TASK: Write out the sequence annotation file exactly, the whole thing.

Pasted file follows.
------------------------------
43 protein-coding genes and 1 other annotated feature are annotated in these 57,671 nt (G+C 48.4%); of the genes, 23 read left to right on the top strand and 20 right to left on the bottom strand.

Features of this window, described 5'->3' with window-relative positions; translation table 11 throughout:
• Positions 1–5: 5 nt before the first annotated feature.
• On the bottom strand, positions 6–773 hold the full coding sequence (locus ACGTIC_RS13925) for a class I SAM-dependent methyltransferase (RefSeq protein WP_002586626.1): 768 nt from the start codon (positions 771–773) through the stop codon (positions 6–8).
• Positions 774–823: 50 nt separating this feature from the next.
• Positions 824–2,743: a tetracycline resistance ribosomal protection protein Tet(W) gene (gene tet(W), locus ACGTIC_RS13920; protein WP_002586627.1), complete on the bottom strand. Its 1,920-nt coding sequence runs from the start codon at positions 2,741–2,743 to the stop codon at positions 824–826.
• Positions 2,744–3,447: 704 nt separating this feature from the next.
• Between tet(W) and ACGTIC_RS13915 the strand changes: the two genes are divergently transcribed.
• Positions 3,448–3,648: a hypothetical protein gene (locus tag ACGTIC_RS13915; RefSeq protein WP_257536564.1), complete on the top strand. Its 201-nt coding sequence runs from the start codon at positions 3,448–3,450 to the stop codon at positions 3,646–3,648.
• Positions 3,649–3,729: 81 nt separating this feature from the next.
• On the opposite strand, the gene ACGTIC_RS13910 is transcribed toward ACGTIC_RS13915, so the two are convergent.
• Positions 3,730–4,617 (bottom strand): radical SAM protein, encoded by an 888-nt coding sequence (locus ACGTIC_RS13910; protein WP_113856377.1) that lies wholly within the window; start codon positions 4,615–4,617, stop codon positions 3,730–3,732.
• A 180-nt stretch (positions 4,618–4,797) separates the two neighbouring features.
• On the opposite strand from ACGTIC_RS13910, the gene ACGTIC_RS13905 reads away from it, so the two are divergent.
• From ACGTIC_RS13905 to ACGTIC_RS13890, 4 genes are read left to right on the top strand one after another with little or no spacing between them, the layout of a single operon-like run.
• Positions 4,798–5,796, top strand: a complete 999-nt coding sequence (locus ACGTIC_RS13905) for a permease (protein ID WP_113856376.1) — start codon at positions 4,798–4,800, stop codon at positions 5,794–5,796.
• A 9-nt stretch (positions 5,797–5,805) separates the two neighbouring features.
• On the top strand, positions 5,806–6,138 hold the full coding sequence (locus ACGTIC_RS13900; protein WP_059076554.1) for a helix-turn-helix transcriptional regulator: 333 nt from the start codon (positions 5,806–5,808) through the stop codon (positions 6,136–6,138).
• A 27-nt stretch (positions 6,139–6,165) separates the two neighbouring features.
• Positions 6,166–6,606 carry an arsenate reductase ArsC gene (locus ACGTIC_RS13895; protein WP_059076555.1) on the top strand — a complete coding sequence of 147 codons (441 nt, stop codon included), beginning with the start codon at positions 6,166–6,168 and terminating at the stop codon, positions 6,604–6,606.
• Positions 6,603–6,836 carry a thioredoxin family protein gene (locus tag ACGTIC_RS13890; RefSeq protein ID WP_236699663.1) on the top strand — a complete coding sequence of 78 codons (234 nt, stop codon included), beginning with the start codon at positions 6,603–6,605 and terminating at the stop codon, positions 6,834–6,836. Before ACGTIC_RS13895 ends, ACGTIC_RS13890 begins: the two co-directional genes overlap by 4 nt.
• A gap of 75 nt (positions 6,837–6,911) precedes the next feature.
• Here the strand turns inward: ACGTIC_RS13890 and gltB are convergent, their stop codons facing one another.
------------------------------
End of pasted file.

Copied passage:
43 protein-coding genes and 1 other annotated feature are annotated in these 57,671 nt (G+C 48.4%); of the genes, 23 read left to right on the top strand and 20 right to left on the bottom strand.

Features of this window, described 5'->3' with window-relative positions; translation table 11 throughout:
• Positions 1–5: 5 nt before the first annotated feature.
• On the bottom strand, positions 6–773 hold the full coding sequence (locus ACGTIC_RS13925) for a class I SAM-dependent methyltransferase (RefSeq protein WP_002586626.1): 768 nt from the start codon (positions 771–773) through the stop codon (positions 6–8).
• Positions 774–823: 50 nt separating this feature from the next.
• Positions 824–2,743: a tetracycline resistance ribosomal protection protein Tet(W) gene (gene tet(W), locus ACGTIC_RS13920; protein WP_002586627.1), complete on the bottom strand. Its 1,920-nt coding sequence runs from the start codon at positions 2,741–2,743 to the stop codon at positions 824–826.
• Positions 2,744–3,447: 704 nt separating this feature from the next.
• Between tet(W) and ACGTIC_RS13915 the strand changes: the two genes are divergently transcribed.
• Positions 3,448–3,648: a hypothetical protein gene (locus tag ACGTIC_RS13915; RefSeq protein WP_257536564.1), complete on the top strand. Its 201-nt coding sequence runs from the start codon at positions 3,448–3,450 to the stop codon at positions 3,646–3,648.
• Positions 3,649–3,729: 81 nt separating this feature from the next.
• On the opposite strand, the gene ACGTIC_RS13910 is transcribed toward ACGTIC_RS13915, so the two are convergent.
• Positions 3,730–4,617 (bottom strand): radical SAM protein, encoded by an 888-nt coding sequence (locus ACGTIC_RS13910; protein WP_113856377.1) that lies wholly within the window; start codon positions 4,615–4,617, stop codon positions 3,730–3,732.
• A 180-nt stretch (positions 4,618–4,797) separates the two neighbouring features.
• On the opposite strand from ACGTIC_RS13910, the gene ACGTIC_RS13905 reads away from it, so the two are divergent.
• From ACGTIC_RS13905 to ACGTIC_RS13890, 4 genes are read left to right on the top strand one after another with little or no spacing between them, the layout of a single operon-like run.
• Positions 4,798–5,796, top strand: a complete 999-nt coding sequence (locus ACGTIC_RS13905) for a permease (protein ID WP_113856376.1) — start codon at positions 4,798–4,800, stop codon at positions 5,794–5,796.
• A 9-nt stretch (positions 5,797–5,805) separates the two neighbouring features.
• On the top strand, positions 5,806–6,138 hold the full coding sequence (locus ACGTIC_RS13900; protein WP_059076554.1) for a helix-turn-helix transcriptional regulator: 333 nt from the start codon (positions 5,806–5,808) through the stop codon (positions 6,136–6,138).
• A 27-nt stretch (positions 6,139–6,165) separates the two neighbouring features.
• Positions 6,166–6,606 carry an arsenate reductase ArsC gene (locus ACGTIC_RS13895; protein WP_059076555.1) on the top strand — a complete coding sequence of 147 codons (441 nt, stop codon included), beginning with the start codon at positions 6,166–6,168 and terminating at the stop codon, positions 6,604–6,606.
• Positions 6,603–6,836 carry a thioredoxin family protein gene (locus tag ACGTIC_RS13890; RefSeq protein ID WP_236699663.1) on the top strand — a complete coding sequence of 78 codons (234 nt, stop codon included), beginning with the start codon at positions 6,603–6,605 and terminating at the stop codon, positions 6,834–6,836. Before ACGTIC_RS13895 ends, ACGTIC_RS13890 begins: the two co-directional genes overlap by 4 nt.
• A gap of 75 nt (positions 6,837–6,911) precedes the next feature.
• Here the strand turns inward: ACGTIC_RS13890 and gltB are convergent, their stop codons facing one another.